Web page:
If Rolls-Royce submitted such a certificate, knowing the representations to be false, then it committed fraud.   See Hefferman v. Bass, 467 F.3d 596, 601-02 (7th Cir.2006);  United States ex rel. Harrison v. Westinghouse Savannah River Co., 176 F.3d 776, 785 (4th Cir.1999).   Lusby contends that Rolls-Royce must have submitted at least one such certificate, or the military services would not have paid for the goods, given the contractual (and regulatory) requirement that the FAR 246-15 certificate accompany every invoice.

 The district court thought it possible that military procurement officers accepted and paid for the turbine blades without this certificate.   That certainly is a possibility-though a remote one.   Rolls-Royce submitted lots of invoices.   Suppose there were 50, and federal procurement officers overlook the absence of a certificate half the time.   The probability that the military would accept 50 shipments in a row without a certificate is 0.5 to the 50th power, a number that has 15 zeros before the first significant digit.   The probability that Rolls-Royce never signed a false certificate would be greater if a single slapdash procurement officer handled all of its invoices;  then the errors would not be independent.   But even a requirement of proof beyond a reasonable doubt need not exclude all possibility of innocence;  nor need a pleading exclude all possibility of honesty in order to give the particulars of fraud.   It is enough to show, in detail, the nature of the charge, so that vague and unsubstantiated accusations of fraud do not lead to costly discovery and public obloquy.   See United States ex rel. Clausen v. Laboratory Corp. of America, 290 F.3d 1301, 1310 (11th Cir.2002).   Cf. Ashcroft v. Iqbal, --- U.S. ----, 129 S.Ct. 1937, 173 L.Ed.2d 868 (2009);  Bell Atlantic Corp. v. Twombly, 550 U.S. 544, 127 S.Ct. 1955, 167 L.Ed.2d 929 (2007).   Lusby's accusations are not vague.   Rolls-Royce has been told exactly what the fraud entails.

To say that fraud has been pleaded with particularity is not to say that it has been proved (nor is proof part of the pleading requirement).   Lusby's complaint may be wrong.   Perhaps the parts did comply (Lusby may have been fired for blowing events out of proportion rather than for blowing the whistle on a fraud), or at least Rolls-Royce may have thought that the parts complied.   Perhaps Rolls-Royce told the military about the problems independently of the formal certificates.   Extended discussions between the military and its suppliers are common.   If the military services knew what they were getting and decided to accept blades that Lusby deems “inferior” rather than pay a higher price, then Rolls-Royce will prevail on the merits.   No complaint needs to rule out all possible defenses.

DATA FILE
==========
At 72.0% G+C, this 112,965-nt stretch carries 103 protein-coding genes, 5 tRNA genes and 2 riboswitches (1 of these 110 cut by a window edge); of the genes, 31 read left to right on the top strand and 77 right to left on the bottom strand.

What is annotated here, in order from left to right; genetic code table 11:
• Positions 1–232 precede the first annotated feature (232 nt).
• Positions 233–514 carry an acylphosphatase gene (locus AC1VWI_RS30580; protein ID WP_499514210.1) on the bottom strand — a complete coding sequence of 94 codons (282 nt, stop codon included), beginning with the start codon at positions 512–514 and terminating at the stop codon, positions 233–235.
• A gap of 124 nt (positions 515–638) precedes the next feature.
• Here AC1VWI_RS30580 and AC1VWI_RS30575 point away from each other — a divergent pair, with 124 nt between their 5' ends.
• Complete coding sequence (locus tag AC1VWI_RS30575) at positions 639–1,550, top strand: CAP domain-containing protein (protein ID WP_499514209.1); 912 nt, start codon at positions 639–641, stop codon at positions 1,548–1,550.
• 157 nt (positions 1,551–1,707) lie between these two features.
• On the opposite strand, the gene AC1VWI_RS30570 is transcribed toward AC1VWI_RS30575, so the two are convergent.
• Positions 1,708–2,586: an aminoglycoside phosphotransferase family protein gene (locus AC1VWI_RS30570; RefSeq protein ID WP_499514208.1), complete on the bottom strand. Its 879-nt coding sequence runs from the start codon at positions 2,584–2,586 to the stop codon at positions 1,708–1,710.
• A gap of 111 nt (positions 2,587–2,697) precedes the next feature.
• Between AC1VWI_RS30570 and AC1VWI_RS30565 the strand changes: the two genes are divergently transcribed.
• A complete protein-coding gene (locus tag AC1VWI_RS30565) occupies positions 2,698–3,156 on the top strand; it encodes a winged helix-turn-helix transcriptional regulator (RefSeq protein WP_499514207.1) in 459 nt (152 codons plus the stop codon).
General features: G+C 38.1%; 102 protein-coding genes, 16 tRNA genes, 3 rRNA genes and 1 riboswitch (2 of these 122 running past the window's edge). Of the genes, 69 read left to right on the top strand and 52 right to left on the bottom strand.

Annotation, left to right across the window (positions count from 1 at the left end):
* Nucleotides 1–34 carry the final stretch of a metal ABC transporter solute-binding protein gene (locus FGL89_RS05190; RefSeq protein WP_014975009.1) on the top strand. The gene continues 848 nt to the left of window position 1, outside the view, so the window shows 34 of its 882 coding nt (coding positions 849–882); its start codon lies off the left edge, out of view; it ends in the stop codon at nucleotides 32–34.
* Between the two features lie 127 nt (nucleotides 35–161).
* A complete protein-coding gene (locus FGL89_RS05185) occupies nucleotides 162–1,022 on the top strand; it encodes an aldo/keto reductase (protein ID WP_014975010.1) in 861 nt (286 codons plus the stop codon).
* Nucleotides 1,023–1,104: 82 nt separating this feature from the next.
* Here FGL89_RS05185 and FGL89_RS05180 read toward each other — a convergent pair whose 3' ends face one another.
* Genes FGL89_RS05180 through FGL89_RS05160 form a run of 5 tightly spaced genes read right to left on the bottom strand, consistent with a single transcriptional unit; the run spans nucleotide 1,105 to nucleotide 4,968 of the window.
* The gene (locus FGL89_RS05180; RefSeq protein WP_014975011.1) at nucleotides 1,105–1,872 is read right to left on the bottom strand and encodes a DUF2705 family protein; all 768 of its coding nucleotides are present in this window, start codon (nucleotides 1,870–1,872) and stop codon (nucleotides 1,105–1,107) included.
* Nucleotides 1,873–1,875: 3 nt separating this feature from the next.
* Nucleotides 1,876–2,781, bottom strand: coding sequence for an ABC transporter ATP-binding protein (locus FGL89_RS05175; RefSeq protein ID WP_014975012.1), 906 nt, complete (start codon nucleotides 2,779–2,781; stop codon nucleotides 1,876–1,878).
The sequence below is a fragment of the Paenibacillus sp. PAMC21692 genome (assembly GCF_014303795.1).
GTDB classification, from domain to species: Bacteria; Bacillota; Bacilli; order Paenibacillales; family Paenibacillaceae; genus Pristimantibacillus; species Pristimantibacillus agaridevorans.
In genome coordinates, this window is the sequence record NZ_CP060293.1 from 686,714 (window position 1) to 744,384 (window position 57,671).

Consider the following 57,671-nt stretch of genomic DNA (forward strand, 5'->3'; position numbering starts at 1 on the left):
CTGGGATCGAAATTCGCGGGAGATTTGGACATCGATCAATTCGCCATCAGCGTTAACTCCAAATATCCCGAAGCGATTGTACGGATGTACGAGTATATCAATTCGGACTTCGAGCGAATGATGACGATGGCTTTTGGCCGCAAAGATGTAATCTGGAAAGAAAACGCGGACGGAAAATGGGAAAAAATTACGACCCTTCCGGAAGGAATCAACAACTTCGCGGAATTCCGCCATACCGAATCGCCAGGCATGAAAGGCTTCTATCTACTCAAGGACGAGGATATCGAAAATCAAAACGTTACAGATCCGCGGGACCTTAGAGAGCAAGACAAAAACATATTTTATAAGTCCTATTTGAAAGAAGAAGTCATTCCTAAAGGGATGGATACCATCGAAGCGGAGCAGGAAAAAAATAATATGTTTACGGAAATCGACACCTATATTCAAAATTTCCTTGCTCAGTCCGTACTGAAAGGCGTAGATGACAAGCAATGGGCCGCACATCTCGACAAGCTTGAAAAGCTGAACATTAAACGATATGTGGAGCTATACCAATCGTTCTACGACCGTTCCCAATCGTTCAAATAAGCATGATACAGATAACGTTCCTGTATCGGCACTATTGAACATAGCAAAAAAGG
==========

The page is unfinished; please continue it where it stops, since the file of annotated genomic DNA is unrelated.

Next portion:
One final issue.   Lusby argues that Rolls-Royce violated not only § 3729(a)(1), which covers false and fraudulent claims, but also § 3729(a)(7), which covers a person who “knowingly makes, uses, or causes to be made or used, a false record or statement to conceal, avoid, or decrease an obligation to pay or transmit money or property to the Government”.*  After the Air Force detected problems in 1991, it negotiated at length with Rolls-Royce, which in 1999 reimbursed the military for a portion of the purchase price of the defective parts.   Lusby's theory is that all of the parts were substandard, that Rolls-Royce therefore had an “obligation” to repay everything it had received, and that by keeping even a penny Rolls-Royce violated § 3729(a)(7).   The district court doubted that Rolls-Royce had a concrete “obligation to pay or transmit money or property to the Government”.   A dissatisfied customer is a business problem, but how much money changes hands is a matter for negotiation;  a federal court ought not step in, declare that there is an “obligation” to rebate some particular amount, and use that as the basis of a penalty under § 3729(a)(7).   But, like the district court, we need not decide which situations create “obligations” for the purpose of § 3729(a)(7), because Lusby does not know what the military and Rolls-Royce said to each other during the eight years of negotiations.   The complaint does not offer any reason to think that Rolls-Royce committed fraud during those negotiations.   With respect to this claim, therefore, the complaint does not satisfy Rule 9(b).

The judgment of the district court is affirmed with respect to the claim under § 3729(a)(7) and otherwise reversed.   The case is remanded for a decision on the merits.


FOOTNOTE.   An amendment effective May 20, 2009, redesignated § 3729(a)(7) as § 3729(a)(1)(G) and made some changes to the language.   Pub.L. 111-21, 123 Stat. 1621.  Section 3729(a)(1), cited earlier, became § 3729(a)(1)(A), and § 3730(h) became § 3730(h)(1).   The amendment also adds a definition of the word “obligation.”   We use the versions that were in force when the events at issue in this suit occurred.   Pub.L. 111-21 § 4(f) provides that the changes to § 3729(a) apply only to conduct after May 20, 2009.  (There is an exception for the changes to § 3729(a)(1)(B), but that does not affect Lusby's action.)   Cf. Landgraf v. USI Film Products, 511 U.S. 244, 114 S.Ct. 1483, 128 L.Ed.2d 229 (1994).


Copied to clipboard